(undertaken for the best of reasons, but still a fiction), it is not
                        necessarily impossible that Paul's first persecutions were among people who
                        had been reached by those with direct knowledge of Jesus before his death.

                        BOB: Furthermore, Jesus did not leave behind a "Guide to my crucifixion and
                        resurrection: meaning and interpretation." The closest thing we have any
                        inkling of is the Markan tradition, repeated a number of times-- e.g. Mark
                        8, "31 And he began to teach them that the Son of man must suffer many
                        things, and be rejected by the elders and the chief priests and the scribes,
                        and be killed, and after three days rise again."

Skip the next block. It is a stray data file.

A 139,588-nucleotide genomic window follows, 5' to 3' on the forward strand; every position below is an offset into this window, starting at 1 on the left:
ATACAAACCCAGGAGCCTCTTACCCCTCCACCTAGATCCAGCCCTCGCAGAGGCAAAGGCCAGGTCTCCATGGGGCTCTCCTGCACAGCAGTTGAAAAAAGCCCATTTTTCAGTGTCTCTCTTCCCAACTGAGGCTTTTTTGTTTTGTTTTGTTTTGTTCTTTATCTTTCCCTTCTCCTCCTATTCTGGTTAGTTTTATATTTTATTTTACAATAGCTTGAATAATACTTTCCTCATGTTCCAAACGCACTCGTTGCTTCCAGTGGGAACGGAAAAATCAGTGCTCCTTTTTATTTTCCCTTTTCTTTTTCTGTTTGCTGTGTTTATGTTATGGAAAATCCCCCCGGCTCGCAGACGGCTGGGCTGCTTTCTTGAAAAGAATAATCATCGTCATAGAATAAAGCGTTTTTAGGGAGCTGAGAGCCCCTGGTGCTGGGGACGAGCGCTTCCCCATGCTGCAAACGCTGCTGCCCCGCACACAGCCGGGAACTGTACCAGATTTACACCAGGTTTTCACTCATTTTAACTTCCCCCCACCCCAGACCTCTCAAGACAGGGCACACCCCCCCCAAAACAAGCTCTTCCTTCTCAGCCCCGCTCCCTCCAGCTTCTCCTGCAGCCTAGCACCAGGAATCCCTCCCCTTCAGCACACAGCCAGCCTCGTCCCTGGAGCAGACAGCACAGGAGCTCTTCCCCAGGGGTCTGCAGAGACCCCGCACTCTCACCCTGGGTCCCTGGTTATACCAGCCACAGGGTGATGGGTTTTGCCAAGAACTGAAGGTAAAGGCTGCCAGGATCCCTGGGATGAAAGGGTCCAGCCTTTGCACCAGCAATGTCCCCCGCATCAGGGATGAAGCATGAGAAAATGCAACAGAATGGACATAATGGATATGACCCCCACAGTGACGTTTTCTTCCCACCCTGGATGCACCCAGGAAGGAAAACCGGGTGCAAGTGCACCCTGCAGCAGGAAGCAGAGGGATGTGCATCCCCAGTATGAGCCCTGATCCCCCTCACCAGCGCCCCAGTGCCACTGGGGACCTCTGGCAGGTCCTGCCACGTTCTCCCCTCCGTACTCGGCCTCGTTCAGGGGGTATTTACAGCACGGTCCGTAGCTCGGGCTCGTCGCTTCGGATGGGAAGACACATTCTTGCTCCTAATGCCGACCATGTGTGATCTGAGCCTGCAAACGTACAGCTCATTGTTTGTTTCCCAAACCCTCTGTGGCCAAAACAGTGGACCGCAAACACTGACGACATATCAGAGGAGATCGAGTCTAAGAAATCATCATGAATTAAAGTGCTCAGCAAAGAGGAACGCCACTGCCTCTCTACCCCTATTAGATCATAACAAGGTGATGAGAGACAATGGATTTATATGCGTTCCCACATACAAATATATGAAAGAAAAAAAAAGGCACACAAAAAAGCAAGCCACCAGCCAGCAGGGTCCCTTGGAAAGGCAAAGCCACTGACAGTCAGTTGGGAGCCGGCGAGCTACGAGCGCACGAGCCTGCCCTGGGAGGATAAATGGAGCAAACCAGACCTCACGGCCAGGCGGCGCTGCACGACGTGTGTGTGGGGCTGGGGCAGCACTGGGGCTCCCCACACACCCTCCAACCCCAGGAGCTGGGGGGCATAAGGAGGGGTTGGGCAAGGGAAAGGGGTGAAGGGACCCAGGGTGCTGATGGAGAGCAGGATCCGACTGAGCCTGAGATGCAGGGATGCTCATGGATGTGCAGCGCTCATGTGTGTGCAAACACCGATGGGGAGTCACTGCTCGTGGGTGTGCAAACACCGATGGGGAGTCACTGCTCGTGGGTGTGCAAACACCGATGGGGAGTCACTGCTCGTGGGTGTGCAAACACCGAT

BRUCE: Problem is that one of those predictions is interpolated, which
                        impugns the whole set. If we follow out the implications, it means that
                        Jesus's death was unexpected by him and his followers. There is a good deal
                        of evidence in support; I have previously referred to Yarbro Collins (whose
                        reconstruction of the original Passion Narrative lacks a Burial and
                        Resurrection narrative altogether, also Peter Kirby's study of the earliest
                        tradition of Jesus's death. Then just as the Markan predictions of Jesus's
                        resurrection are textually secondary, so is the Markan account of Jesus's
                        resurrection. They are not biographical facts, they are later church
                        theories, put into Mark's narrative as facts, but not what Mark originally
                        reported as facts. Mark's gospel ended triumphantly, to be sure, but it was
                        not that kind of triumph.